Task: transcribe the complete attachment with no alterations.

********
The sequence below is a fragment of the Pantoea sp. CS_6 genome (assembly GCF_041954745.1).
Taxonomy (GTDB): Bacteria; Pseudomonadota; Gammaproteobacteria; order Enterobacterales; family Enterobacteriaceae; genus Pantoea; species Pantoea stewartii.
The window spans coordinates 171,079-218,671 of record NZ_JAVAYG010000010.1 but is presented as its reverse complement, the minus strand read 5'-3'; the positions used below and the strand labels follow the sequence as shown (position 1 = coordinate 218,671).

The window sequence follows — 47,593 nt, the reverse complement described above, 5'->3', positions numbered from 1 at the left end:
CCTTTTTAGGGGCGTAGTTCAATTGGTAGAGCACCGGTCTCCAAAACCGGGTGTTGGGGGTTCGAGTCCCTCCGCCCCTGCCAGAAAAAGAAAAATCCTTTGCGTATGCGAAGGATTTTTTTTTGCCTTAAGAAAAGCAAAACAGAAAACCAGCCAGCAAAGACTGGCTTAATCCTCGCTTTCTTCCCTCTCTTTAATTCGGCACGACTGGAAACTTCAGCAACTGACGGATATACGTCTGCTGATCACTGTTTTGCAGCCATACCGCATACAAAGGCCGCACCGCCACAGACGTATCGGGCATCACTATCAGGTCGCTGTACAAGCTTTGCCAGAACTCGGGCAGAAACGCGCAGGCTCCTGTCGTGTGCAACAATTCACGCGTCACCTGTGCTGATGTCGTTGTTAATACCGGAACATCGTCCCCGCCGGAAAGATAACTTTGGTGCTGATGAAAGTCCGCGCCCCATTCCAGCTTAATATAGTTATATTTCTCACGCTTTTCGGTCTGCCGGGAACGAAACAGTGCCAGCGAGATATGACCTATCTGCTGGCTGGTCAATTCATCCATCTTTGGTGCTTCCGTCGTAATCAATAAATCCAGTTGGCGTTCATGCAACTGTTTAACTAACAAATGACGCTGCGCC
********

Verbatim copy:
The sequence below is a fragment of the Pantoea sp. CS_6 genome (assembly GCF_041954745.1).
Taxonomy (GTDB): Bacteria; Pseudomonadota; Gammaproteobacteria; order Enterobacterales; family Enterobacteriaceae; genus Pantoea; species Pantoea stewartii.
The window spans coordinates 171,079-218,671 of record NZ_JAVAYG010000010.1 but is presented as its reverse complement, the minus strand read 5'-3'; the positions used below and the strand labels follow the sequence as shown (position 1 = coordinate 218,671).

The window sequence follows — 47,593 nt, the reverse complement described above, 5'->3', positions numbered from 1 at the left end:
CCTTTTTAGGGGCGTAGTTCAATTGGTAGAGCACCGGTCTCCAAAACCGGGTGTTGGGGGTTCGAGTCCCTCCGCCCCTGCCAGAAAAAGAAAAATCCTTTGCGTATGCGAAGGATTTTTTTTTGCCTTAAGAAAAGCAAAACAGAAAACCAGCCAGCAAAGACTGGCTTAATCCTCGCTTTCTTCCCTCTCTTTAATTCGGCACGACTGGAAACTTCAGCAACTGACGGATATACGTCTGCTGATCACTGTTTTGCAGCCATACCGCATACAAAGGCCGCACCGCCACAGACGTATCGGGCATCACTATCAGGTCGCTGTACAAGCTTTGCCAGAACTCGGGCAGAAACGCGCAGGCTCCTGTCGTGTGCAACAATTCACGCGTCACCTGTGCTGATGTCGTTGTTAATACCGGAACATCGTCCCCGCCGGAAAGATAACTTTGGTGCTGATGAAAGTCCGCGCCCCATTCCAGCTTAATATAGTTATATTTCTCACGCTTTTCGGTCTGCCGGGAACGAAACAGTGCCAGCGAGATATGACCTATCTGCTGGCTGGTCAATTCATCCATCTTTGGTGCTTCCGTCGTAATCAATAAATCCAGTTGGCGTTCATGCAACTGTTTAACTAACAAATGACGCTGCGCC